Noise and Correlations in a Spatial Population Model with Cyclic Competition
Noise and spatial degrees of freedom characterize pattern formation in biological systems. As an example, laboratory experiments on microbial communities have shown that different bacterial strains on Petri dishes self-organize into irregular clusters if bacteria are static [Nature 418, 171-174 (2002)].
However, the theoretical description of such noisy, out-of-equilibrium patterns constitutes considerable challenges. Here, we devise an analytic approach that is generally applicable when individuals are mobile. Recently, we have shown that mobility has crucial impact on the maintenance of biodiversity in ecological systems [Nature 448, 1046-1049 (2007)] [arXiv:0709.0217].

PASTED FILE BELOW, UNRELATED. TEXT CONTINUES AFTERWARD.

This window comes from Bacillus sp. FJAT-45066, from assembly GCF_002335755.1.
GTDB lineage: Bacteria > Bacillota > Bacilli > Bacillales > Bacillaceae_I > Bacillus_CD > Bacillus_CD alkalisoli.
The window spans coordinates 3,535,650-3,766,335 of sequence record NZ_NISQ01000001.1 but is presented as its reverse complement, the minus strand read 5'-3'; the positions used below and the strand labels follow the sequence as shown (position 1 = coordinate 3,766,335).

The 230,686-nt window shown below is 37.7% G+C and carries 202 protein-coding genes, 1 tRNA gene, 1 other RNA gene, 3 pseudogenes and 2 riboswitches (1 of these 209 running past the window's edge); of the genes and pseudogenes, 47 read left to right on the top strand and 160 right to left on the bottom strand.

Here, we explore the influence of mobility on pattern formation properties. Within a prototypical model of three interacting species, we find that mobility renders the emerging spatial structures surprisingly regular; in our case, an entanglement of rotating spiral waves forms. We discuss the cases of low and high mobility, and present an analytical framework for the high-mobility scenario in the form of stochastic partial differential equations and an underlying complex Ginzburg-Landau equation. This approach allows for intriguing insights into the role of mobility and noise on self-organizing patterns.